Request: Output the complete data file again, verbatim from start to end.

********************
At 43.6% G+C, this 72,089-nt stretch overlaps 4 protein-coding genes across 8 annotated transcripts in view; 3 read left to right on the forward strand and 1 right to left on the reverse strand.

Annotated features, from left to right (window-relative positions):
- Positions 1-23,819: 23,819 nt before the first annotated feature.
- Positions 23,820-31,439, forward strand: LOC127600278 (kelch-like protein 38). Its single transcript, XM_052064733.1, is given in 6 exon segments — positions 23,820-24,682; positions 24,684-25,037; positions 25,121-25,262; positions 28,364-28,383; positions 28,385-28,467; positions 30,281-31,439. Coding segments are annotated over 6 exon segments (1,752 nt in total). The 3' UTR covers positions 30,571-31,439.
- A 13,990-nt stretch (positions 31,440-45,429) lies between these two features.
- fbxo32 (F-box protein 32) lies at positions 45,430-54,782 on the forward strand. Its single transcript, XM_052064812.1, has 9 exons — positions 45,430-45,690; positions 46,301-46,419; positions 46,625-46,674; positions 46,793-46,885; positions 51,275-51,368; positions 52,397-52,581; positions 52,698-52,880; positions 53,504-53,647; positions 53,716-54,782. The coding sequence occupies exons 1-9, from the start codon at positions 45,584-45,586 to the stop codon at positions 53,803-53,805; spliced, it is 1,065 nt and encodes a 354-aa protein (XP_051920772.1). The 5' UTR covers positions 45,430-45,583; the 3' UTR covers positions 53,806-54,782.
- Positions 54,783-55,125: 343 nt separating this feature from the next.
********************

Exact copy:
At 43.6% G+C, this 72,089-nt stretch overlaps 4 protein-coding genes across 8 annotated transcripts in view; 3 read left to right on the forward strand and 1 right to left on the reverse strand.

Annotated features, from left to right (window-relative positions):
- Positions 1-23,819: 23,819 nt before the first annotated feature.
- Positions 23,820-31,439, forward strand: LOC127600278 (kelch-like protein 38). Its single transcript, XM_052064733.1, is given in 6 exon segments — positions 23,820-24,682; positions 24,684-25,037; positions 25,121-25,262; positions 28,364-28,383; positions 28,385-28,467; positions 30,281-31,439. Coding segments are annotated over 6 exon segments (1,752 nt in total). The 3' UTR covers positions 30,571-31,439.
- A 13,990-nt stretch (positions 31,440-45,429) lies between these two features.
- fbxo32 (F-box protein 32) lies at positions 45,430-54,782 on the forward strand. Its single transcript, XM_052064812.1, has 9 exons — positions 45,430-45,690; positions 46,301-46,419; positions 46,625-46,674; positions 46,793-46,885; positions 51,275-51,368; positions 52,397-52,581; positions 52,698-52,880; positions 53,504-53,647; positions 53,716-54,782. The coding sequence occupies exons 1-9, from the start codon at positions 45,584-45,586 to the stop codon at positions 53,803-53,805; spliced, it is 1,065 nt and encodes a 354-aa protein (XP_051920772.1). The 5' UTR covers positions 45,430-45,583; the 3' UTR covers positions 53,806-54,782.
- Positions 54,783-55,125: 343 nt separating this feature from the next.